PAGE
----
Fair
66°FFairFull Forecast

Tragedies point to the necessity of self-defense

Published: Thursday, Jan. 10, 2013 1:15 a.m. CDT

There have been four horrific occurrences in the past few weeks that almost everyone is aware of: Adam Lanza and the Sandy Hook Elementary School massacre, Newtown, Conn.; William Spengler of Webster, N.Y., who ambushed responding firefighters; New York subway deaths; and gang rape in India. Three of those incidents have a common denominator: very sick, mentally-disturbed individuals.

Two incidents had the element of firearms; two did not. New York subway deaths and gang rape in India were not firearms-related. The subway deaths were caused by two individuals being deliberately pushed into the path of approaching commuter trains. The term “gang rape” is self-explanatory.

The hand-ringing angst that prevails in society because of those incidents involving firearms is misplaced. If guns are to be blamed for the Newtown and Webster travesties, then the subway train is at fault in New York.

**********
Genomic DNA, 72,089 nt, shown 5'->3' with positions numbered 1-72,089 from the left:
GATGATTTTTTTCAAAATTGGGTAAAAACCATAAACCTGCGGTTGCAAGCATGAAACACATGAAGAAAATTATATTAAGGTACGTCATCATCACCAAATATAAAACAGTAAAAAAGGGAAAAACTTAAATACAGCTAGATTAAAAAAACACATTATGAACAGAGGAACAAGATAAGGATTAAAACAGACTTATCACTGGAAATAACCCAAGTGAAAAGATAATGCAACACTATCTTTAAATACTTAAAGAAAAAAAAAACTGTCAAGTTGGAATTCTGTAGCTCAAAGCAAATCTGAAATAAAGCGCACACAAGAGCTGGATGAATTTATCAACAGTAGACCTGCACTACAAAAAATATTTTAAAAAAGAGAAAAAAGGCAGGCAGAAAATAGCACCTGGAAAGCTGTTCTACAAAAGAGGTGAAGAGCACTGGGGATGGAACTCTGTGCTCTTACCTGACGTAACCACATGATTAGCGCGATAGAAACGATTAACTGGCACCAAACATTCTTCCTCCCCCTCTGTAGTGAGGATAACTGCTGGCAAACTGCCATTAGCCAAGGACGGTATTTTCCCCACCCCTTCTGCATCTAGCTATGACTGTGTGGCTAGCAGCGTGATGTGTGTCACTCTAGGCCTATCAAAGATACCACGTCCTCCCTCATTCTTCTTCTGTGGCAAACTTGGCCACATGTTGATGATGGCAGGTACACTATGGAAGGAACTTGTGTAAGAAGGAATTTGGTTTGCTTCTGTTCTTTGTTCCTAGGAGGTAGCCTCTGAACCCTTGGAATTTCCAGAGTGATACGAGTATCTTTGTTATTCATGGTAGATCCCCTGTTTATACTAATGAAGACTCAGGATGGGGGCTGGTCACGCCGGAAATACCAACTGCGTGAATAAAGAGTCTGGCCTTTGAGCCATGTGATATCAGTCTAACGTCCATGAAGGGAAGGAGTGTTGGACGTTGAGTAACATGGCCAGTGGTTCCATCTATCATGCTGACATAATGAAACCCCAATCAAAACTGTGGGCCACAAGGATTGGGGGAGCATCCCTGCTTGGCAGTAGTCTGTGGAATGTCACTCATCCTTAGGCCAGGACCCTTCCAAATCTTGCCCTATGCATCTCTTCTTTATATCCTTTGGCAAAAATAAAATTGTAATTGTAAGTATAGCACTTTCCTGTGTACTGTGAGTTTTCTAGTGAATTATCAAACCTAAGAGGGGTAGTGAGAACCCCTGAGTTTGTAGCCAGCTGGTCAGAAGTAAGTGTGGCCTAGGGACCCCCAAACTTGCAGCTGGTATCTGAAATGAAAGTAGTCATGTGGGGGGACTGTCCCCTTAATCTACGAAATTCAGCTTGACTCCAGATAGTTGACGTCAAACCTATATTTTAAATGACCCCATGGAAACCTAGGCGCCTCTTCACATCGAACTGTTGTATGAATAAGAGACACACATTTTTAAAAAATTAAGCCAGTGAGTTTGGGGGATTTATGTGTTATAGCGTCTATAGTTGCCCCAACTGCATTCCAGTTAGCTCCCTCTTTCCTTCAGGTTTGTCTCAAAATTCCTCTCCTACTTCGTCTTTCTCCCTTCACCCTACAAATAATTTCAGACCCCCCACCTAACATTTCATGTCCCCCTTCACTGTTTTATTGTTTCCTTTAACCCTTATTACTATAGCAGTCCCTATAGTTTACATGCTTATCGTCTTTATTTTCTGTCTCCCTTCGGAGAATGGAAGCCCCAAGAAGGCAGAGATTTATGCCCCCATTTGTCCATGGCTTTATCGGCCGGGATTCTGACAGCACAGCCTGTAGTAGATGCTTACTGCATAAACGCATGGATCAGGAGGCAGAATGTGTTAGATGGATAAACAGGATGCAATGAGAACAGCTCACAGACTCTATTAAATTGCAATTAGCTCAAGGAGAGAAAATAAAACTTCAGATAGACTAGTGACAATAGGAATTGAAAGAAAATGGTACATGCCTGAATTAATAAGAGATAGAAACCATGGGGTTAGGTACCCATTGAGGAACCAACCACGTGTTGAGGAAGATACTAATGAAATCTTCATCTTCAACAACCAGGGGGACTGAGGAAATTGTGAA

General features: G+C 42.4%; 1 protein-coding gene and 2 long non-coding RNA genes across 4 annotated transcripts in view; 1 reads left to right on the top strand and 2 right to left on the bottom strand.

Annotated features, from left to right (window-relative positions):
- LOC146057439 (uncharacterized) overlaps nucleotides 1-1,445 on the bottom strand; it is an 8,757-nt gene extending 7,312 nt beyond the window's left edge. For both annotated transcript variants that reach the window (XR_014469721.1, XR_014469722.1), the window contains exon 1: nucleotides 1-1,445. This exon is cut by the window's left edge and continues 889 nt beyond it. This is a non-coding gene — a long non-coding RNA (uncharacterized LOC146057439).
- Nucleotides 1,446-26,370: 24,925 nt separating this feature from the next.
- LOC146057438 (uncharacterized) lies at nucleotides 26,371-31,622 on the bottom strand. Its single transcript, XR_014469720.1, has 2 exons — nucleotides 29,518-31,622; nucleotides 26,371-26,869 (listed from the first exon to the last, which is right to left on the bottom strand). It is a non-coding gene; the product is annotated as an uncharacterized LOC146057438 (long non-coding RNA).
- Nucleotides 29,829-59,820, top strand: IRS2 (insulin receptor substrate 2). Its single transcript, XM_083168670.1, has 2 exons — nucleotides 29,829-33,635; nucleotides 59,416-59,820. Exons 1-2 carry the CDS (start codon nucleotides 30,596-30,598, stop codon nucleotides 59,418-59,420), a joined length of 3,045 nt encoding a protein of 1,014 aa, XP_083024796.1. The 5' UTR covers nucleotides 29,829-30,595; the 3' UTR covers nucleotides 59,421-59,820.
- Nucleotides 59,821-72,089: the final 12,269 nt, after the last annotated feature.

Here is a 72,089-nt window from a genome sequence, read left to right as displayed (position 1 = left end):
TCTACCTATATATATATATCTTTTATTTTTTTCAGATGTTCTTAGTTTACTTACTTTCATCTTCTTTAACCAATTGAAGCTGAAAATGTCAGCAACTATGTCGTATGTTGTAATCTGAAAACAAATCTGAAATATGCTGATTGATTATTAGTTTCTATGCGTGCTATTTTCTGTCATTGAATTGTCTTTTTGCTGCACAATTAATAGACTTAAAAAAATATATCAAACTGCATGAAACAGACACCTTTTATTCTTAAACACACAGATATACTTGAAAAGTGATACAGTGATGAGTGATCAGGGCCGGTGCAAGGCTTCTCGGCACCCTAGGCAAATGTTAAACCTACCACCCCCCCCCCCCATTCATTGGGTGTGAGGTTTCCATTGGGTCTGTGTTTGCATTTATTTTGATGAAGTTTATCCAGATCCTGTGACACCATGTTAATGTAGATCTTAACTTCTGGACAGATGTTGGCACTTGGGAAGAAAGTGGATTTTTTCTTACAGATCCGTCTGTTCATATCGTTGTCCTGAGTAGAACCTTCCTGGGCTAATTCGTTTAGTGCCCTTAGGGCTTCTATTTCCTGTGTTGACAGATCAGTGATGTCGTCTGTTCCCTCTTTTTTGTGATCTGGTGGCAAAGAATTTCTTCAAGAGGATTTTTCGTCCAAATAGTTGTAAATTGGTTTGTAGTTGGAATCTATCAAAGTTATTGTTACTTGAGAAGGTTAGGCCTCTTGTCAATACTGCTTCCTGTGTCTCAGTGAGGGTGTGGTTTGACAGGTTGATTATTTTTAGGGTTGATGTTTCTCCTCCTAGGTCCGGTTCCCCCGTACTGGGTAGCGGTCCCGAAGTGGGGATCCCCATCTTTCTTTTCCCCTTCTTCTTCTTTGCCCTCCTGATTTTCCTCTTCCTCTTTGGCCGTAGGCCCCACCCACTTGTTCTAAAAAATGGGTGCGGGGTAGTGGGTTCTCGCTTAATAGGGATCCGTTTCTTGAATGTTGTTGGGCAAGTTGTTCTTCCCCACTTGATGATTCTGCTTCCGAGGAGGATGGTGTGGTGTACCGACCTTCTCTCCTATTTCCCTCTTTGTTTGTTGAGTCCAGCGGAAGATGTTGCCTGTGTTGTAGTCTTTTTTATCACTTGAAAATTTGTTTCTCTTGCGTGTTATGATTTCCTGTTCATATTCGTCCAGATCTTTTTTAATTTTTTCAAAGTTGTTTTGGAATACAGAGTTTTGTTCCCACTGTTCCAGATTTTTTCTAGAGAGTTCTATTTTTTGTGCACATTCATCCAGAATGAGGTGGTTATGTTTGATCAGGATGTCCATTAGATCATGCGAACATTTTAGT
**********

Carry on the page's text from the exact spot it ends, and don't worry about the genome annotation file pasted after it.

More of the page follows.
Mayor Bloomberg of New York said things should be kept in perspective, regarding the two deaths. Bloomberg is a staunch advocate for gun confiscation. What would Bloomberg’s perspective be if the subway deaths were because of gunshots? The unfortunate circumstances presented Bloomberg an opportunity to propagandize for gun control.

However, nothing could match watching death approach in the form of a subway train: no gun used. And no gun was present during the assault on the young Indian woman, who later died. The message that should be profound here is, without the means to defend one’s self, you’re at the mercy of the numbers or the strength of an adversary.

Anyone who is considered competent by the standards of society should be permitted, if they desire, to own and carry anything that gives them a sense of security. Someone said or wrote that an armed society is a more polite society. We here in Illinois should be given the opportunity to find out whether it is true.                                                           

More News

 

National video

Reader Poll

Lee County has a new United Way executive director. Do you donate to your local United Way?
Yes
No